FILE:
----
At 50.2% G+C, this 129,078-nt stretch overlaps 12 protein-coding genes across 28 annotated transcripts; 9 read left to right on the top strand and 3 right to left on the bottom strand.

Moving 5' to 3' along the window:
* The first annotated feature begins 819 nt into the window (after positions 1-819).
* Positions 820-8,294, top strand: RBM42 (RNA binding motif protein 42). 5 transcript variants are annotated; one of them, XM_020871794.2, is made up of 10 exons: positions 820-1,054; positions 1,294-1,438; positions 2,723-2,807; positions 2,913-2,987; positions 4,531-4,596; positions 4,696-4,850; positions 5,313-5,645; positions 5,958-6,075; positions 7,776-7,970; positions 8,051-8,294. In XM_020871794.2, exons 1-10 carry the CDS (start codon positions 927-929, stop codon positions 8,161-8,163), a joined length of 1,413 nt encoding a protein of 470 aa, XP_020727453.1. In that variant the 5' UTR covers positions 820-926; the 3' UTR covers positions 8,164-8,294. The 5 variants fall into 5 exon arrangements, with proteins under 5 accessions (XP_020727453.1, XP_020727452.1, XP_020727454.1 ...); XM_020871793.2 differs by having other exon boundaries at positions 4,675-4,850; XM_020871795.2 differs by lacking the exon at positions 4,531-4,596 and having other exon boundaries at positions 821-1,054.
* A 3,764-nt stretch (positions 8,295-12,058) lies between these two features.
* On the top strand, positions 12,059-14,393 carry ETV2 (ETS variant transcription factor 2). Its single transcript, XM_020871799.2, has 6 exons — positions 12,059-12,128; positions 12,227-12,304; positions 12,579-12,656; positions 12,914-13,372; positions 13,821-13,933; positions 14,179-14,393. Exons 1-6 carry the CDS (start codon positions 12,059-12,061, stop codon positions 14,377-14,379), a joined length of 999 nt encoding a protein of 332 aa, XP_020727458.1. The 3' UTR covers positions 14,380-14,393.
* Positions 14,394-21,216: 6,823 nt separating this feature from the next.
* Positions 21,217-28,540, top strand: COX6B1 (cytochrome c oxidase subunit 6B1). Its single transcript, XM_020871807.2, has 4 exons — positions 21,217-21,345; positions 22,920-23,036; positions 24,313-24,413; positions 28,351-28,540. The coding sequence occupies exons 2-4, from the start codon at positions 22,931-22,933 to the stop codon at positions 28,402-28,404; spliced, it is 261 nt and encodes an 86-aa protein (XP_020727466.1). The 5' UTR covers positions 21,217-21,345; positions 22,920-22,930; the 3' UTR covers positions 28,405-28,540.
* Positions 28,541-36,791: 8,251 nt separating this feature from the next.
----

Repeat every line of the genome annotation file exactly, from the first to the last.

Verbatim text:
At 50.2% G+C, this 129,078-nt stretch overlaps 12 protein-coding genes across 28 annotated transcripts; 9 read left to right on the top strand and 3 right to left on the bottom strand.

Moving 5' to 3' along the window:
* The first annotated feature begins 819 nt into the window (after positions 1-819).
* Positions 820-8,294, top strand: RBM42 (RNA binding motif protein 42). 5 transcript variants are annotated; one of them, XM_020871794.2, is made up of 10 exons: positions 820-1,054; positions 1,294-1,438; positions 2,723-2,807; positions 2,913-2,987; positions 4,531-4,596; positions 4,696-4,850; positions 5,313-5,645; positions 5,958-6,075; positions 7,776-7,970; positions 8,051-8,294. In XM_020871794.2, exons 1-10 carry the CDS (start codon positions 927-929, stop codon positions 8,161-8,163), a joined length of 1,413 nt encoding a protein of 470 aa, XP_020727453.1. In that variant the 5' UTR covers positions 820-926; the 3' UTR covers positions 8,164-8,294. The 5 variants fall into 5 exon arrangements, with proteins under 5 accessions (XP_020727453.1, XP_020727452.1, XP_020727454.1 ...); XM_020871793.2 differs by having other exon boundaries at positions 4,675-4,850; XM_020871795.2 differs by lacking the exon at positions 4,531-4,596 and having other exon boundaries at positions 821-1,054.
* A 3,764-nt stretch (positions 8,295-12,058) lies between these two features.
* On the top strand, positions 12,059-14,393 carry ETV2 (ETS variant transcription factor 2). Its single transcript, XM_020871799.2, has 6 exons — positions 12,059-12,128; positions 12,227-12,304; positions 12,579-12,656; positions 12,914-13,372; positions 13,821-13,933; positions 14,179-14,393. Exons 1-6 carry the CDS (start codon positions 12,059-12,061, stop codon positions 14,377-14,379), a joined length of 999 nt encoding a protein of 332 aa, XP_020727458.1. The 3' UTR covers positions 14,380-14,393.
* Positions 14,394-21,216: 6,823 nt separating this feature from the next.
* Positions 21,217-28,540, top strand: COX6B1 (cytochrome c oxidase subunit 6B1). Its single transcript, XM_020871807.2, has 4 exons — positions 21,217-21,345; positions 22,920-23,036; positions 24,313-24,413; positions 28,351-28,540. The coding sequence occupies exons 2-4, from the start codon at positions 22,931-22,933 to the stop codon at positions 28,402-28,404; spliced, it is 261 nt and encodes an 86-aa protein (XP_020727466.1). The 5' UTR covers positions 21,217-21,345; positions 22,920-22,930; the 3' UTR covers positions 28,405-28,540.
* Positions 28,541-36,791: 8,251 nt separating this feature from the next.